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September 12 - 29, 2003

Remembering Romy

The Austrian-born actress Romy Schneider (1938–1982) began her career as the teen-aged star of a series of popular films about the young Austro-Hungarian Empress Elisabeth (“Sissi”). But the “German Shirley Temple” soon transformed herself into a sensual, intelligent young actress who garnered international attention when Italian director Luchino Visconti featured her in his segment of the 1962 omnibus film Boccaccio ’70. She rose to further prominence through a wide range of often challenging collaborations with some of the world’s most renowned film directors, including work with Orson Welles in The Trial, Otto Preminger in The Cardinal, Claude Sautet in Les Choses de la vie, Joseph Losey in The Assassination of Trotsky, and Bertrand Tavernier in Death Watch. Twenty years after her tragic and untimely passing, these films serve as a testament not only to her stunning screen presence but her great versatility as an actress.

The program is co-presented with the Goethe Institut, Boston; the German Consulate General, Boston; French Cultural Services, Boston; the Boston Public Library; the French Library and Cultural Center of Boston; and the National Center for Jewish Film.

For more information on the "The Faces of Romy Schneider" Program, check the Goethe Institut website.

September 12 (Friday) 7 pm
September 29 (Monday) 9 pm

The Trial (Le Procès)

Directed by Orson Welles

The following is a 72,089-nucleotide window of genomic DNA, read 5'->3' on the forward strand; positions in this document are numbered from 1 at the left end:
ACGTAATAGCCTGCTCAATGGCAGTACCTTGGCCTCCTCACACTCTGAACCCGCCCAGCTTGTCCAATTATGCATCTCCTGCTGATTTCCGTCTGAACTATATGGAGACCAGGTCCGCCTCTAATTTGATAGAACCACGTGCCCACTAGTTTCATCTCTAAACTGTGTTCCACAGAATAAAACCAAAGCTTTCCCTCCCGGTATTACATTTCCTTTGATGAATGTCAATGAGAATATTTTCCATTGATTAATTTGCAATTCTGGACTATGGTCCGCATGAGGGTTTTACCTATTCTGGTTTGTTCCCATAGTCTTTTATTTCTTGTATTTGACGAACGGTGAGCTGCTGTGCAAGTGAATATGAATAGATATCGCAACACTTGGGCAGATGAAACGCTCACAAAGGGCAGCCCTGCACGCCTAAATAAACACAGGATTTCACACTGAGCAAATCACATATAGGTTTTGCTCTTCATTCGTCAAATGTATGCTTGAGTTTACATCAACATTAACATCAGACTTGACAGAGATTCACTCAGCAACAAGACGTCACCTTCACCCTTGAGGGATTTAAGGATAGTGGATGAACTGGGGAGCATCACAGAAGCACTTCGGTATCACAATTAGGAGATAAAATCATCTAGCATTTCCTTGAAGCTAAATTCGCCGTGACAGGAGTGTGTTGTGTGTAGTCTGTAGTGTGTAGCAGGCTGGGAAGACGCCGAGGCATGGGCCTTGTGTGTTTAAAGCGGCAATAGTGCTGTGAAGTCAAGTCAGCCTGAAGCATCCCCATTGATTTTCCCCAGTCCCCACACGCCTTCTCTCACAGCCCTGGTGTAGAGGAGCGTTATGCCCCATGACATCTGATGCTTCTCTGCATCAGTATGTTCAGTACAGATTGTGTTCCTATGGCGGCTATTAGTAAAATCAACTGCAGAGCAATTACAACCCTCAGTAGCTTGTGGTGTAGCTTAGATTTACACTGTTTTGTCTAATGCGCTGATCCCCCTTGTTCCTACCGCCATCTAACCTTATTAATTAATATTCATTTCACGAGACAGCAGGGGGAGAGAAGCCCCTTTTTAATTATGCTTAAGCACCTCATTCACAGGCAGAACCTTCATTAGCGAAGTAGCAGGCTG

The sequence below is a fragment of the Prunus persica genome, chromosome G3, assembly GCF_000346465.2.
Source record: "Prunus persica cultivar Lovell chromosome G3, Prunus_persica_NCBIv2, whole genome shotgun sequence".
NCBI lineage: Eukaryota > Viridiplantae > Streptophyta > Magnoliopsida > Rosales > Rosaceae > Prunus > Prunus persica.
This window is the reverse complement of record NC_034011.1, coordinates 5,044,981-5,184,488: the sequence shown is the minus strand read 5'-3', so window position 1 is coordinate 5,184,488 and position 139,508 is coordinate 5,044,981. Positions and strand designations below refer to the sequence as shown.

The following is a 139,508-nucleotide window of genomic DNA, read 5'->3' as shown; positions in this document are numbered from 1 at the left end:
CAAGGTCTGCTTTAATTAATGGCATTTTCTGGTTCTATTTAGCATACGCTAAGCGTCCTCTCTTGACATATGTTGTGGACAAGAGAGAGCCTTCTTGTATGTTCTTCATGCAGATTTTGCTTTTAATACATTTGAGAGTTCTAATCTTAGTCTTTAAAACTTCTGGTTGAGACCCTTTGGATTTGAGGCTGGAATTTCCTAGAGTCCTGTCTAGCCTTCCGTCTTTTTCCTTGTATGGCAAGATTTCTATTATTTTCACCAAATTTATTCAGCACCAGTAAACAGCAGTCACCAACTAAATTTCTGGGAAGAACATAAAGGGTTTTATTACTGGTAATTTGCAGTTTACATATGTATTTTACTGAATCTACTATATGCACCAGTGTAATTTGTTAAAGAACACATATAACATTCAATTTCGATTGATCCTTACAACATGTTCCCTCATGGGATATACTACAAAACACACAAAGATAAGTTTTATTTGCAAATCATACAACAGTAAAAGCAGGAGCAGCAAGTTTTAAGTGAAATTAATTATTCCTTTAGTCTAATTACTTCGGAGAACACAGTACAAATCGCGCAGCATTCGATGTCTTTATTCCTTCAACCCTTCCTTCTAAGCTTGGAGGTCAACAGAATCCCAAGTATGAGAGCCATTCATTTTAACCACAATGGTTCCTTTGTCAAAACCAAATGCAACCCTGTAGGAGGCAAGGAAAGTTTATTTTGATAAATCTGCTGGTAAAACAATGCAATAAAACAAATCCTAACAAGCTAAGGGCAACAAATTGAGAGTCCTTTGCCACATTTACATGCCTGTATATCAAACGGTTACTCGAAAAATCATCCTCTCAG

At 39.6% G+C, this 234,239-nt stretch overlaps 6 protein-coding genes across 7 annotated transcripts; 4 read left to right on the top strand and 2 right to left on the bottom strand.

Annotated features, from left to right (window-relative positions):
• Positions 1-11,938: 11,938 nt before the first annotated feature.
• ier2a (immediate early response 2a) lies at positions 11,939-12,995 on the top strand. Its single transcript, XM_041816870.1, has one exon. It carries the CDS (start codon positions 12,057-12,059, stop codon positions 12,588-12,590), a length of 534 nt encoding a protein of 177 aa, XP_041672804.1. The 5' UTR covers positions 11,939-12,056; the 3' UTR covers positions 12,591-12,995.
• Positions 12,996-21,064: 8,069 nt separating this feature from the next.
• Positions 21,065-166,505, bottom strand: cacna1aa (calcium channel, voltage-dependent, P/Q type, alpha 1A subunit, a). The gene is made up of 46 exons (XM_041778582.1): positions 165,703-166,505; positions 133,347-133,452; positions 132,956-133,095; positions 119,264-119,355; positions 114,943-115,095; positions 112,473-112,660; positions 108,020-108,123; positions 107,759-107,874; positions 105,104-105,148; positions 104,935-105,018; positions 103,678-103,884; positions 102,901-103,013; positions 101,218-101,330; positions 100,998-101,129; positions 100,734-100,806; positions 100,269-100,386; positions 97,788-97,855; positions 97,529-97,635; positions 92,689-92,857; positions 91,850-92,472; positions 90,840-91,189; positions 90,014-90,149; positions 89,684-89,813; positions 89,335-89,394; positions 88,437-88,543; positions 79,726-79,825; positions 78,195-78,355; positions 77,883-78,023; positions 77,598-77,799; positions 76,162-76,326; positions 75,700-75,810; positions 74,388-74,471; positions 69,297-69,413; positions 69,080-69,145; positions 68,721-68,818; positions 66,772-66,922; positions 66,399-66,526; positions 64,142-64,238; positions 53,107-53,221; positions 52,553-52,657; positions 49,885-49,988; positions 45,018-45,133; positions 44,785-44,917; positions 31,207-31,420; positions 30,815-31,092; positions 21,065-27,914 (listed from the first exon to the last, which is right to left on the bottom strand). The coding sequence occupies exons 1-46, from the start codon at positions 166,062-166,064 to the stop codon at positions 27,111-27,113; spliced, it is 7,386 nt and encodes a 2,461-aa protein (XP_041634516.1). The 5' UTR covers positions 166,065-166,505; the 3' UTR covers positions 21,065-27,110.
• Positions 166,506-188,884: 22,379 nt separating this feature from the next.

France/Italy/West Germany, 1962, b/w, 120 min.
With Anthony Perkins, Jeanne Moreau, Romy Schneider

Hailed upon its release as a masterpiece by European critics but dismissed as a failure by the British and American press, The Trial is arguably Welles's finest film after Citizen Kane (and with Kane, the only other film over which he exercised complete creative control). Welles's rendition of Franz Kafka's nightmarish story of a man arrested for a crime that is never explained to him features Anthony Perkins as Josef K., a "twitchy" individual pursued by a repressive bureaucracy, obsessed by an undefined guilt, and bewildered by the burden of living. Schneider takes on the role of Leni, K's sometime-lover. With its jazz sound track, its shadowy black-and-white cinematography, its angled close-ups, and its labyrinthine spaces, Welles's The Trial gives cinematic expression to Kafka's complex parable of contemporary existence.

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September 14 (Sunday) 7 pm
September 19 (Friday) 9 pm

The Passerby (La Passante du Sans-Souci)

Directed by Jacques Rouffio
France/West Germany, 1982, color, 110 min.
With Romy Schneider, Michel Piccoli, Helmut Griem
French with English subtitles

When noted human rights activist Max Baumstein (Piccoli) is tried for the murder of a South American politician, he is forced to confront the horrors of his past life in Nazi-occupied France—including the death of his parents in a concentration camp. In Schneider’s final film before her tragic death, she stars in dual roles as both Lina, Baumstein’s wife, and Elsa, the German refugee recalled in the activist’s flashback who helped save him from the Germans. Director Rouffio delicately explores the emotional scars of life in postwar Europe.

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September 12 (Friday) 7 pm
September 15 (Monday) 9 pm

The Things of Life (Les Choses de la vie)

Directed by Claude Sautet
France/Italy/Switzerland, 1969, color, 89 min.
With Romy Schneider, Michel Piccoli, Léa Massari
French with English subtitles

A high-speed automobile crash provides the impetus for a prominent architect (Piccoli) to reevaluate his relationship with both his estranged wife (Massari) and his mistress (Schneider). As the architect drifts into and out of consciousness, Sautet reveals his character’s obsessions with the mundane aspects of life and his inability to completely break from his marriage or make a firm commitment to his new lover. Sautet demonstrates his mastery of the exploration of romantic entanglements by focusing on the more intimate, less eventful moments shared by his characters.